We don’t know if there will be a second season of Bling Empire (I mean, look how long it took for them to get this season out). We don’t know when another season of Selling Sunset will drop. By then, anyone who is interested has already seen the drama of these individuals play out in the tabloids and on social media. 

Netflix doesn’t work like a traditional TV network. And that may be a problem when it comes to creating reality TV that lasts.

Bling Empire

BY: Also, the very nature of the Netflix drop (when all episodes of a season are released at once) means that the gossip doesn’t last beyond that week. At best. Shows like the Keeping Up With The Kardashians run for much longer than Bling Empire’s eight episodes. (Okay the first season of The Kardashians had 8 episodes, but over the course of its 19 seasons they’ve done 265 episodes.) And when you release eight episodes in one big drop, there is no sustainability to the online discourse. Sure, there are a lot of things online now about Bling Empire and it’s cast, but that’ll blow over a lot quicker than a week-to-week show. The cliffhanger episode endings don’t work as well when the next one starts in five seconds.

But also, by this point, in 2021, we’ve seen all of this already. Nothing here is new. In fact, it is just very tired. This cast is playing at characters we have seen in every other reality show that has come before it. The format is old. Everything from the pining lovers to the bitchy queens fighting for the crown has been done before.

Had they just done something different with Kevin. That was all it needed to make it more interesting. I kept wanting Kane to play host to Kevin entering this wild circle of rich Asians in L.A. Kane could have been the David Attenborough to our Kevin in this whole thing. But instead, the producers reverted to type with the confessional cast interviews, and inconsequential fights, and drama about jewellery. All the ultra luxury jewellery name dropping did was alienate me because I don’t know what they are, and quite frankly, don’t care. And that was my problem with this. It didn’t even treat me like a visitor to a zoo, it just kept pushing me away because I can relate to none of this. They didn’t even do the “these rich people are just like you ordinary people” thing. 


UA: We’ve been watching these sorts of shows for so long now and I’m beginning to wonder what’s next? How does this kind of reality show evolve? With the advent of social media, there is no longer any appeal in waiting a week to watch a celebrity meltdown. It’s all taking place in real time to fulfil our every sordid and voyeuristic need. Is this sort of reality TV show now obsolete?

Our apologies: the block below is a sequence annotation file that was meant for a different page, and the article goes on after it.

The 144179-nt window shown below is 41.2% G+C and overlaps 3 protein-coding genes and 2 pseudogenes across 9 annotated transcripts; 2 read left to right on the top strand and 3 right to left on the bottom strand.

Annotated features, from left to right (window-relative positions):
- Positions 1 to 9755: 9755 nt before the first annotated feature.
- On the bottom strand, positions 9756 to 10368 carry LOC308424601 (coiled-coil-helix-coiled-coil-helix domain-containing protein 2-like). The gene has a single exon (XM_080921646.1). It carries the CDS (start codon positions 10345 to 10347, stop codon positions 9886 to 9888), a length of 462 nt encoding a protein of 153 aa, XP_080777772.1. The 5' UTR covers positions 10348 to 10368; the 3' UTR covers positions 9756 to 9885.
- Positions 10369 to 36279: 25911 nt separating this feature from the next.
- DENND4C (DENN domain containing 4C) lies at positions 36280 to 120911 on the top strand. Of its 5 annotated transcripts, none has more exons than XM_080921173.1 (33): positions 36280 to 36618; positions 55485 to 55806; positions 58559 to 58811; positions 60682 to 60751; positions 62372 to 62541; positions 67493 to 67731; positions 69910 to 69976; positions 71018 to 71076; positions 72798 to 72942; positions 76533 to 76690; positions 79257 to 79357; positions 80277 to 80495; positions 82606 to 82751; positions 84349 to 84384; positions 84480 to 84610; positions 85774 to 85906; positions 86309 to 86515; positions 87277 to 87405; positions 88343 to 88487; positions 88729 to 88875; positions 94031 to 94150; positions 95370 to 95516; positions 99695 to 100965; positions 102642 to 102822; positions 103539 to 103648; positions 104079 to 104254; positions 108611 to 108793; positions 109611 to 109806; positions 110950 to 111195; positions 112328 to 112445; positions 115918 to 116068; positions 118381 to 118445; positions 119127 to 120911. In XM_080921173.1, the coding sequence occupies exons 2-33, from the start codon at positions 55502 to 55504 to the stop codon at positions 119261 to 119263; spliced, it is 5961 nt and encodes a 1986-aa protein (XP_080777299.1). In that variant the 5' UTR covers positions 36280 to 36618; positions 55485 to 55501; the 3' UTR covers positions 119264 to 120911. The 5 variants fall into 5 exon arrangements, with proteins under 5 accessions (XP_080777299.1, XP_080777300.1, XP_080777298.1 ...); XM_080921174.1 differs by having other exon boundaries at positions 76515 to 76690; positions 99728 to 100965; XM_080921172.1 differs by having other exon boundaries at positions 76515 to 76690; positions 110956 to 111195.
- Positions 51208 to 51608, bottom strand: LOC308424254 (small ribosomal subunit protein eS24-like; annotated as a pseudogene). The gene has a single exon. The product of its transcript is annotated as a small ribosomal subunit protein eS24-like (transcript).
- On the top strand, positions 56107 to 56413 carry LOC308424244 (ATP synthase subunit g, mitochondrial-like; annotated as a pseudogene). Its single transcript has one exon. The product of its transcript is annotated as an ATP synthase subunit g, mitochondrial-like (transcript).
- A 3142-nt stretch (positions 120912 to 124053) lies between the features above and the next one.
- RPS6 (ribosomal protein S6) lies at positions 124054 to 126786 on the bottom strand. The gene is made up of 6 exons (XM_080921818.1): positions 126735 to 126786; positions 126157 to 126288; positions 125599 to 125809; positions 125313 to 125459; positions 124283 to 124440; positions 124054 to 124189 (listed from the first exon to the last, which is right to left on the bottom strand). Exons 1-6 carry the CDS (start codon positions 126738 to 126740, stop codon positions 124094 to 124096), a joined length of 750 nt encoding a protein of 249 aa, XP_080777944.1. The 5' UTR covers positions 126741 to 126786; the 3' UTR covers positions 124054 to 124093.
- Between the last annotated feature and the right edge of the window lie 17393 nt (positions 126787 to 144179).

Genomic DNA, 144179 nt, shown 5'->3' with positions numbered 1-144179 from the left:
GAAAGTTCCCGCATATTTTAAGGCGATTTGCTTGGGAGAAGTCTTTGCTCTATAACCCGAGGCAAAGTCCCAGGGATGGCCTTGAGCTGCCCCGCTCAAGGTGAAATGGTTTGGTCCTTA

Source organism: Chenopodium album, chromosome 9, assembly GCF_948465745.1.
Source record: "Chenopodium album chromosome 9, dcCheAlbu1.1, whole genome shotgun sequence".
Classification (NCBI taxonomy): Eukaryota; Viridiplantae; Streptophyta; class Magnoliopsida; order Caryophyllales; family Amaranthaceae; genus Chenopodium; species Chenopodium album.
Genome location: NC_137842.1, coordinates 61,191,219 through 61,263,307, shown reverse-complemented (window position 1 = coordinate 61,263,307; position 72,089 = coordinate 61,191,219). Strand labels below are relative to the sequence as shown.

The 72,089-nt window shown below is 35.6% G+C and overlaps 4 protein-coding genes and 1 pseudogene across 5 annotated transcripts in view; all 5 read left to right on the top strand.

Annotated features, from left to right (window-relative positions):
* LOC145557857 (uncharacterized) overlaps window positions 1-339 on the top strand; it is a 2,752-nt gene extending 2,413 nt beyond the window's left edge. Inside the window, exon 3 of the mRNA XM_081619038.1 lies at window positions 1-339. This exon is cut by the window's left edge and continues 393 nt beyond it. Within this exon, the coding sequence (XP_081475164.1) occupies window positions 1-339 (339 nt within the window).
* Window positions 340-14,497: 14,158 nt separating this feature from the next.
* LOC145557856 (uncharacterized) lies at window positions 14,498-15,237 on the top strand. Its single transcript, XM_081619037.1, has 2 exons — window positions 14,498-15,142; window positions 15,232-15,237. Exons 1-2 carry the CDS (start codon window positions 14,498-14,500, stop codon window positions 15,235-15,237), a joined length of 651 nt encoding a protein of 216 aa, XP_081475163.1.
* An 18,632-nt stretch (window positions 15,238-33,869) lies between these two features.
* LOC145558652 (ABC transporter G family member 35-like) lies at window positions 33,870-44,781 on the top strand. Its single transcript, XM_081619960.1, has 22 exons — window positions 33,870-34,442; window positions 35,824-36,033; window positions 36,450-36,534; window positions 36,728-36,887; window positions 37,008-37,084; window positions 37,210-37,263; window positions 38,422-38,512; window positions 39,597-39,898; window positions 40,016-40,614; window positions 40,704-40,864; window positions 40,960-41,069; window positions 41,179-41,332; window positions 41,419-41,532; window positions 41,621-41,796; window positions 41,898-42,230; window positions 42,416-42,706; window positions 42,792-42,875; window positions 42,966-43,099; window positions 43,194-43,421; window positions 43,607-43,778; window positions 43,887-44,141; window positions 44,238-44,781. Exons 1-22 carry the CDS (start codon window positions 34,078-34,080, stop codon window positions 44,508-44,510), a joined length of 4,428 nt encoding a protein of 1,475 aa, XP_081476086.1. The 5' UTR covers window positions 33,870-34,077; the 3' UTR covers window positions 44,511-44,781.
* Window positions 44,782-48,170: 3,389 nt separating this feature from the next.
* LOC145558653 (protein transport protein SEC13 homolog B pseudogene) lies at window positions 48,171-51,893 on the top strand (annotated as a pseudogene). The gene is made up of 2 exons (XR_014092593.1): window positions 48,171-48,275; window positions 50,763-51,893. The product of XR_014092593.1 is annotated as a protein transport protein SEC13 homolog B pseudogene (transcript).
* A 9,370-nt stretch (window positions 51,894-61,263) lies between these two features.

God knows the person who cracks this problem is going to be rich. Whoever comes up with the next evolution of schadenfreude television will change the face of reality programming.

BY: And maybe Bling Empire could do that. I can see the show being the place to go to for the story behind that shade-throwing Instagram post. This show can be the eight episode recap of the fights that you don’t see on social media that result in those inspirational quotes you see online. If they can get the turnaround time down from 18 months, that could really be the show’s standout feature. 

UA: Hey Netflix. Call us!

Bling Empire

BY: Nothing on reality TV is new anymore. Your contestants are sleeping with each other? Yawn. Saw that 20 years ago in Big Brother. Also on Survivor. Backstabbing? Again, see: Survivor. What else is there? What other reality TV shows can be made? Netflix has got shows about dating on the spectrum, deaf students at a deaf university, rich housewives in India, arranged marriages in India, and down on their luck football players. I just wonder if we’ve scrapped the bottom of the barrel so many times that there is no barrel left.

UA: I don’t know if I’m expecting too much from the genre, but I always thought that even the most unreal reality TV was supposed to tell us something about ourselves and who we are. Whether it’s commentary on fame, or a look at how private lives change when placed in the public eye, it always felt like there was a purpose to the genre beyond just mindless entertainment and taking pleasure in the misfortune of others. Now, I’m not so sure any of that exists in any of the shows that are currently being made. And it feels like such a waste.

Bling Empire

BY: Despite what I said earlier, Love On the Spectrum and Deaf U are great shows that, like you said, tells the audience outside of those communities, something about the world at large. Be it if we’ve ever treated someone differently, or thought that someone was less than us because they’re differently abled, those two shows specifically are eye opening experiences. I mean hell, even Indian Matchmaking, as shallow as it may have sounded, was an eye opening experience. Bling Empire, however, was just not enough.

Bling Empire is now streaming on Netflix.